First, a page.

In terms of cylinder mower maintenance, the bottom blade often gets overlooked. Bottom blades take a lot of abuse in the cutting process – they have cylinders blades smacking against them at a high velocity, they run over sand and turf, hit debris, and are dragged across various surfaces.
However, spending a little more time and attention on your bottom blades could reap serious benefits for your facility in terms of quality of cut and replacement parts.
Regular bottom blade inspection is crucial to having consistent, predictable performance from your mowers. If your bottom blades aren’t ‘spot on’, could you expect your turf surface to exhibit any sort of consistency?
One of the most important things you can do to keep your bottom blades in good shape is to keep them surgically sharp and maintained with the correct manufacturer’s front and top-face angles.
The front face angle – grass doesn’t always grow perfectly straight up. It grows ‘up’ but, generally, in several different directions. As a mower moves across turf, the front face angle of a bottom blade pushes grass blade tips straight up to be cut by the revolving cylinder blade.
At this point, with a sharp cylinder blade, grass blade tips that have been presented by the front face angle of the bottom blade will be scythed off.
This correct angle on the front face is always negative (generally around -5 to -7 degrees for greens mowers).
If the angle is wrong (i.e. a positive or neutral angle), as the mower moves along the grass, the front face can actually push the grass blade tips over (or lay them down) away from the revolving cylinder blade so they won’t be cut.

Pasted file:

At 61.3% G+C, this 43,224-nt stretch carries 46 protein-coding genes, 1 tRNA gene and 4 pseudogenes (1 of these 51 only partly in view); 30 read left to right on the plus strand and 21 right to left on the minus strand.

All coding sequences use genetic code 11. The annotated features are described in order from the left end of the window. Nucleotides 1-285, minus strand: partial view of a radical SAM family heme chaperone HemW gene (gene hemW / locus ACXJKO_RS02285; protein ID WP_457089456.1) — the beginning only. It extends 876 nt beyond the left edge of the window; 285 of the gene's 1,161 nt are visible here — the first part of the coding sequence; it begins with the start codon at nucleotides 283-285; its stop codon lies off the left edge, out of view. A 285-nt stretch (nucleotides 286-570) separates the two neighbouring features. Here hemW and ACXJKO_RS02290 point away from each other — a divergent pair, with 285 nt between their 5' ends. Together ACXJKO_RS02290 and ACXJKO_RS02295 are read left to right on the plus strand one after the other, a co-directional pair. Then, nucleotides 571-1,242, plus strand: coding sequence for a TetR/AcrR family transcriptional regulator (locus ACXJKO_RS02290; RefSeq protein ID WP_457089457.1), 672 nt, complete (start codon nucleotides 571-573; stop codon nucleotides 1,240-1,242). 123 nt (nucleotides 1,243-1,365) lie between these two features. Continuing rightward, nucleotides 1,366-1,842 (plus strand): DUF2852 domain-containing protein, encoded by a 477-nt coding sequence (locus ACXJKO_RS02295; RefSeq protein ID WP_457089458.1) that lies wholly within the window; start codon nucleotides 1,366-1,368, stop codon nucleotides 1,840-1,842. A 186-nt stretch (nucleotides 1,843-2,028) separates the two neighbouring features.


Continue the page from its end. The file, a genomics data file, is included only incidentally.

This is commonly referred to as ‘ragging’, as the turf surface can look ragged from inconsistent cutting. Another common occurrence from the wrong angle being ground on the bottom blade is the appearance of a ‘beard’ of grass blade tips hanging off the front face. Grass blade tips fold over the front face and it looks as if the bottom blade has a beard. Many of you might have seen this before?
The top face angle – The top face angle of a bottom blade ensures that once grass blade tips have been cut they are properly ejected away from the cutting point. This angle must be negative as well.
If the angle on the top face is not correct (i.e. positive or neutral angle) grass blade tips will not be properly ejected from the cutting point and clippings will begin to collect on the cylinder. Eventually the cylinder will get clogged up with excess clippings.
Tools of the trade
To ensure your bottom blades are in good working order, it is always good to keep a facing tool handy like Bernhard’s Rapid Facer. A quick and easy facing tool will allow turf managers to apply a touch-up grind to the front face of bottom blades, keeping them in good working order.
In addition, the company also supplies two new tools to take an ‘up close’ and in-depth look at your grass blade tips.
A macroscope allows you to examine turf in detail. This tool gives you an in-depth look to see exactly what is happening to your grass blade tips after cutting. Are they bruised and ragged, or turgid and green? The macroscope allows you to see for yourself.
A prism gauge shows you how your cutting units are performing. Are they all operating at the same height of cut and leaving smooth, clean edges?
The prism gauge allows turf managers to view the cut and condition of their turf after being mown. You can see the blade tips and determine the height of cut. There is an easy to view ruler and magnification glass, which makes this the easiest tool to see what is really happening with your turf.
It might be surprising, but you can drastically improve the quality of cut you achieve at your facility every day, just by paying a little more attention to your bottom blades.
Again, back to the basics – a good cut means healthier turfgrass, smoother surfaces and better working cutting equipment. As turf managers attempt to establish ideal turf standards at their facilities, they will try lower heights of cut, rolling, low fertility and low irrigation, but I’m convinced many would be amazed at the instant impact of a well-adjusted, sharp bottom blade.